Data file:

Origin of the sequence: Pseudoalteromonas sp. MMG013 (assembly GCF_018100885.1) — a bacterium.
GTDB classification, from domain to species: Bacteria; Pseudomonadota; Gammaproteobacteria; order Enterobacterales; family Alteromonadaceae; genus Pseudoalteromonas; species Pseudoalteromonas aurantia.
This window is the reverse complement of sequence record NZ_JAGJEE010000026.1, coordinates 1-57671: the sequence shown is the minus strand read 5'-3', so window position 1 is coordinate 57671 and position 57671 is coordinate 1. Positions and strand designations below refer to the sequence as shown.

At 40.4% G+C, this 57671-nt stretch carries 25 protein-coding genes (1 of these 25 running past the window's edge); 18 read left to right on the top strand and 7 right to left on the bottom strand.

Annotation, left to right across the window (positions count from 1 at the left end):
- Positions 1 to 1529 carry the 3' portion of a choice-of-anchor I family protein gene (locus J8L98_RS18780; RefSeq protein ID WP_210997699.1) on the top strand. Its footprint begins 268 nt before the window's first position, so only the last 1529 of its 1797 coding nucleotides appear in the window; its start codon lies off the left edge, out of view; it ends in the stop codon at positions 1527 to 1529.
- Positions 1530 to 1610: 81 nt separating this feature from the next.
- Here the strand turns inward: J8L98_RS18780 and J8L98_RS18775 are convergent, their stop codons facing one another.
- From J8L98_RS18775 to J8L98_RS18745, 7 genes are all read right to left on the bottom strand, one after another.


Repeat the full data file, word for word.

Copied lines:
Origin of the sequence: Pseudoalteromonas sp. MMG013 (assembly GCF_018100885.1) — a bacterium.
GTDB classification, from domain to species: Bacteria; Pseudomonadota; Gammaproteobacteria; order Enterobacterales; family Alteromonadaceae; genus Pseudoalteromonas; species Pseudoalteromonas aurantia.
This window is the reverse complement of sequence record NZ_JAGJEE010000026.1, coordinates 1-57671: the sequence shown is the minus strand read 5'-3', so window position 1 is coordinate 57671 and position 57671 is coordinate 1. Positions and strand designations below refer to the sequence as shown.

At 40.4% G+C, this 57671-nt stretch carries 25 protein-coding genes (1 of these 25 running past the window's edge); 18 read left to right on the top strand and 7 right to left on the bottom strand.

Annotation, left to right across the window (positions count from 1 at the left end):
- Positions 1 to 1529 carry the 3' portion of a choice-of-anchor I family protein gene (locus J8L98_RS18780; RefSeq protein ID WP_210997699.1) on the top strand. Its footprint begins 268 nt before the window's first position, so only the last 1529 of its 1797 coding nucleotides appear in the window; its start codon lies off the left edge, out of view; it ends in the stop codon at positions 1527 to 1529.
- Positions 1530 to 1610: 81 nt separating this feature from the next.
- Here the strand turns inward: J8L98_RS18780 and J8L98_RS18775 are convergent, their stop codons facing one another.
- From J8L98_RS18775 to J8L98_RS18745, 7 genes are all read right to left on the bottom strand, one after another.